Simon Lovell's "How to Cheat at Everything: A Con Man Reveals the Secrets of the Esoteric Trade of Cheating, Scams and Hustles," is a veritable encyclopedia of cons, scams, tricks and rip-offs. Lovell is a magician by trade, and much of the book is given over to detailed sleight-of-hand HOWTOs for palming, greasing, fixing and cheating cards, dice, coins, and so on. Truth be told, this section bogged down a little for me -- unlike, say, The Big Con
, which tries to give a representative sample of the world's con-games, Lovell is bent on detailing all
of them. But this is more than made up for by the charming, breezy anaecdotes about rip-off bar-bets, boiler-room operations, and so on. I picked this up as reference for stories -- con-jobs are great fiction fodder -- but found myself absorbing its message in pro-active self-defense. Reading this thing cover-to-cover can leave you feeling pretty damned paranoid.
Harry sez, "For one summer Simon Lovell was a Councilor at "Camp Island Lake" where he headed up the card magic program. Somehow he had convinced the management to let him teach an activity called "Cheats, Con's and Swindles" which was very popular. About three weeks in however management shut the activity down because, shockingly, many of the kids taking it were swindling other campers out of cash."
Evan adds, "Simon Lovell is crazy but extremely nice, I've known him for quite a while and seen him perform. He was once gambling with an asshole in Macau who was being rude to a cocktail waitress. To get him back he scammed him out of his car and gave the keys directly to the cocktail waitress as a tip. He was formally trained in Oxford as a mathematician but has spent years in jail for cons and scams. As a joke he once slid into the back seat of his friends car, put a burlap sack over him and while they passed a police car he wiggled around as if trying to escape just to see how the cops would react. He was arrested."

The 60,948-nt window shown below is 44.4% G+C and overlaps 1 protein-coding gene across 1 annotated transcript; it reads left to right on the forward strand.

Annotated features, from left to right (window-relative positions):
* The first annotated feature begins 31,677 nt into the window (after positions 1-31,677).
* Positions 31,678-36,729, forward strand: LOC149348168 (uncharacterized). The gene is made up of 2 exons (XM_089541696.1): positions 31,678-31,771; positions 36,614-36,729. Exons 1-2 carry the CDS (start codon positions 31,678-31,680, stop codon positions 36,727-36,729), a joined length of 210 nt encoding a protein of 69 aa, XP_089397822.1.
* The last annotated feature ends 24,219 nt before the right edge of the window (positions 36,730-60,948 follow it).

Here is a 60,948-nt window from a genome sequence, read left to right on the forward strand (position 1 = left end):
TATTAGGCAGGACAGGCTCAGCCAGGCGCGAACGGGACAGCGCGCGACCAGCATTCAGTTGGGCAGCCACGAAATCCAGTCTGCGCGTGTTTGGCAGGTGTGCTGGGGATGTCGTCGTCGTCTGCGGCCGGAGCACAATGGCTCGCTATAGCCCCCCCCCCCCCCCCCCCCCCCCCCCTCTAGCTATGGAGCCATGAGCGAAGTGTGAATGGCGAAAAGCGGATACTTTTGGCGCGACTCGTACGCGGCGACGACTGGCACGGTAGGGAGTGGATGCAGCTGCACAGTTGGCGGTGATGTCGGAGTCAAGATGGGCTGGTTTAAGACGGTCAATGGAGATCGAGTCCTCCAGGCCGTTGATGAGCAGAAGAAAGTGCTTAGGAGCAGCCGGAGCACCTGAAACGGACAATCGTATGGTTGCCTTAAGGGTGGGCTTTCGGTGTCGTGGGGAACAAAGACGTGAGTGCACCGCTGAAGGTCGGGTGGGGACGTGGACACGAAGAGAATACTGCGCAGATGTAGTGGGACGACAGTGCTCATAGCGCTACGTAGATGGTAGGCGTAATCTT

I asked Amy Parness, the co-founder of Sparkle Labs, maker of fantastic educational electronics kits, to write a Medium post about gender and the business of being a maker business person. Her terrific essay calls out the problems with “pink girly engineering kits.” From Medium:
Zero UI is the new term for “invisible interfaces”—what happens in the future when all the clicking and tapping and typing is history: “If you look at the history of computing, starting with the jacquard loom in 1801, humans have always had to interact with machines in a really abstract, complex way.” [Fast Company]
CEO Dick Costolo will resign, to be replaced in the interim by Jack Dorsey
Watching Netflix, Hulu or other streaming services can unfortunately be difficult while traveling outside the US. Rather than bypass these restrictions with the help of a complex and slow VPN, choose a faster and simpler solution with Getflix. Instead of rerouting all your Internet traffic through a different server, this handy service only routes the […]
Shake, stir, and muddle your way to delicious homemade cocktails with this must-have bar set. Expect only the finest quality tools from MakersKit — enabling you to unleash your inner mixologist.Top 12 Favorite Things of 2014, Sunset MagazineQuart-size vintage-style Mason jar shakerRetro double jigger for accurate measurementsStrainer & spouts for a mixologist-style smooth pourHardwood muddler […]
The Lytro Illum dares to be different, boasting even more robust features than its first generation predecessor and a sleek design reminiscent of professional DSLRs. What’s so cool about it? Most cameras capture the position of light rays, producing a statoc 2D image.